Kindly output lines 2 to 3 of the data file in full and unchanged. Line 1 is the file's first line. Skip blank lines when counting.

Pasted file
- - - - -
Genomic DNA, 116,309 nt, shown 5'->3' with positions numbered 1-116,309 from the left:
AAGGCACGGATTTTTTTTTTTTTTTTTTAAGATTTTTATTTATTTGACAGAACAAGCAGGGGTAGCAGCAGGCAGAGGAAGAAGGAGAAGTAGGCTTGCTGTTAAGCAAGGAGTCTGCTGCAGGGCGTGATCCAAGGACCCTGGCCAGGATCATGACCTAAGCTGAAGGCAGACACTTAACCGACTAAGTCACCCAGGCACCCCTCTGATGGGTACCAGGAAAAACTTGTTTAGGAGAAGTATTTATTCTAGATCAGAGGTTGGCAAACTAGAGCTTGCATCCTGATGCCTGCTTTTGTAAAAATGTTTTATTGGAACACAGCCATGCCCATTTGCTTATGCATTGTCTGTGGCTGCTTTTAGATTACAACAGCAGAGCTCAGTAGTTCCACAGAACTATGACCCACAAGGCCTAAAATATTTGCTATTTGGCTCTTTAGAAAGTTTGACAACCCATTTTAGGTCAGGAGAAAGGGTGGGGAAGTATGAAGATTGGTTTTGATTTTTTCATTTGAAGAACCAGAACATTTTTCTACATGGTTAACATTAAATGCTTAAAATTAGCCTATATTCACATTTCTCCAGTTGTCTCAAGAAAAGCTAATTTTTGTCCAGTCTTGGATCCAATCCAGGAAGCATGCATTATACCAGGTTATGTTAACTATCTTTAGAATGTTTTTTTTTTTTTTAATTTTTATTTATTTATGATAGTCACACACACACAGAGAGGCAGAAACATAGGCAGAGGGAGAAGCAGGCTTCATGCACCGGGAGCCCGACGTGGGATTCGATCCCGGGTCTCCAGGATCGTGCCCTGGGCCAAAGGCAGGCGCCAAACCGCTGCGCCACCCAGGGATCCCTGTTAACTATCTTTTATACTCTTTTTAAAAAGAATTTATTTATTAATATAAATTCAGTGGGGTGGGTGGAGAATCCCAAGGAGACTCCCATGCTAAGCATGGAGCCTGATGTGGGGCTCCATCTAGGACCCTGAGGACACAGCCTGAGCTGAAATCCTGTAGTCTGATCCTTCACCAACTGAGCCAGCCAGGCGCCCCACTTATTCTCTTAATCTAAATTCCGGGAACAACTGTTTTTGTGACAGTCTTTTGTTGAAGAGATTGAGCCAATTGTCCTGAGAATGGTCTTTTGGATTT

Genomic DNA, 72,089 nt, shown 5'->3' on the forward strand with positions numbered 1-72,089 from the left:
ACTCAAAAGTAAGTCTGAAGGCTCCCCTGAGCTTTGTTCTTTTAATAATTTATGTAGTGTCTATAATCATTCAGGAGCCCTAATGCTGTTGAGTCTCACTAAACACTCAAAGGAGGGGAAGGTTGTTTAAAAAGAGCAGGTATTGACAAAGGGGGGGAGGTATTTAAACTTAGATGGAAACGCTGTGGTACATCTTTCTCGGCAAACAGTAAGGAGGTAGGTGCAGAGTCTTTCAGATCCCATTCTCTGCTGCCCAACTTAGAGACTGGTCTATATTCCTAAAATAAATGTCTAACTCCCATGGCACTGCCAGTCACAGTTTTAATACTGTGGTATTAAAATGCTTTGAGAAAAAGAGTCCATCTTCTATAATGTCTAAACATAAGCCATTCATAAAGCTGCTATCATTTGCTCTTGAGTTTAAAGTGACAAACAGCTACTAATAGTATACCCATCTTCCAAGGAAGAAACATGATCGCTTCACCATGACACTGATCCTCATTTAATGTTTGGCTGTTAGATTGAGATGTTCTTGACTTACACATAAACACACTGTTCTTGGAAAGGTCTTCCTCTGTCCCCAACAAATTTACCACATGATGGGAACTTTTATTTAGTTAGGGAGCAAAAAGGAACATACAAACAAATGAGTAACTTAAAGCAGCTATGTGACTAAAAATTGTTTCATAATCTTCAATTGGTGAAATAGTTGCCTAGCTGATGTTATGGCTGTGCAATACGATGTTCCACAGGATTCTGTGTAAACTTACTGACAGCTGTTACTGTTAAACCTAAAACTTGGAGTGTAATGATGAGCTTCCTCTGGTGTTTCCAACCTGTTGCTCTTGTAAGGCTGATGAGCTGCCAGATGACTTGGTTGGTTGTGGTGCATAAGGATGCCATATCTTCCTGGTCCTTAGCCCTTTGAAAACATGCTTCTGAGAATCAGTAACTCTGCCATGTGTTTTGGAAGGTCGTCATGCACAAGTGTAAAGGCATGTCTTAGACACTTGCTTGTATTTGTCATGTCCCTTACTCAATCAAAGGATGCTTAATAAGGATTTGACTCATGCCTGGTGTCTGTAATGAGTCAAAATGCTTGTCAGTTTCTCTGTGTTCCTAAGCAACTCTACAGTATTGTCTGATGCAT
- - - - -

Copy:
AAGGCACGGATTTTTTTTTTTTTTTTTTAAGATTTTTATTTATTTGACAGAACAAGCAGGGGTAGCAGCAGGCAGAGGAAGAAGGAGAAGTAGGCTTGCTGTTAAGCAAGGAGTCTGCTGCAGGGCGTGATCCAAGGACCCTGGCCAGGATCATGACCTAAGCTGAAGGCAGACACTTAACCGACTAAGTCACCCAGGCACCCCTCTGATGGGTACCAGGAAAAACTTGTTTAGGAGAAGTATTTATTCTAGATCAGAGGTTGGCAAACTAGAGCTTGCATCCTGATGCCTGCTTTTGTAAAAATGTTTTATTGGAACACAGCCATGCCCATTTGCTTATGCATTGTCTGTGGCTGCTTTTAGATTACAACAGCAGAGCTCAGTAGTTCCACAGAACTATGACCCACAAGGCCTAAAATATTTGCTATTTGGCTCTTTAGAAAGTTTGACAACCCATTTTAGGTCAGGAGAAAGGGTGGGGAAGTATGAAGATTGGTTTTGATTTTTTCATTTGAAGAACCAGAACATTTTTCTACATGGTTAACATTAAATGCTTAAAATTAGCCTATATTCACATTTCTCCAGTTGTCTCAAGAAAAGCTAATTTTTGTCCAGTCTTGGATCCAATCCAGGAAGCATGCATTATACCAGGTTATGTTAACTATCTTTAGAATGTTTTTTTTTTTTTTAATTTTTATTTATTTATGATAGTCACACACACACAGAGAGGCAGAAACATAGGCAGAGGGAGAAGCAGGCTTCATGCACCGGGAGCCCGACGTGGGATTCGATCCCGGGTCTCCAGGATCGTGCCCTGGGCCAAAGGCAGGCGCCAAACCGCTGCGCCACCCAGGGATCCCTGTTAACTATCTTTTATACTCTTTTTAAAAAGAATTTATTTATTAATATAAATTCAGTGGGGTGGGTGGAGAATCCCAAGGAGACTCCCATGCTAAGCATGGAGCCTGATGTGGGGCTCCATCTAGGACCCTGAGGACACAGCCTGAGCTGAAATCCTGTAGTCTGATCCTTCACCAACTGAGCCAGCCAGGCGCCCCACTTATTCTCTTAATCTAAATTCCGGGAACAACTGTTTTTGTGACAGTCTTTTGTTGAAGAGATTGAGCCAATTGTCCTGAGAATGGTCTTTTGGATTT

Genomic DNA, 72,089 nt, shown 5'->3' on the forward strand with positions numbered 1-72,089 from the left: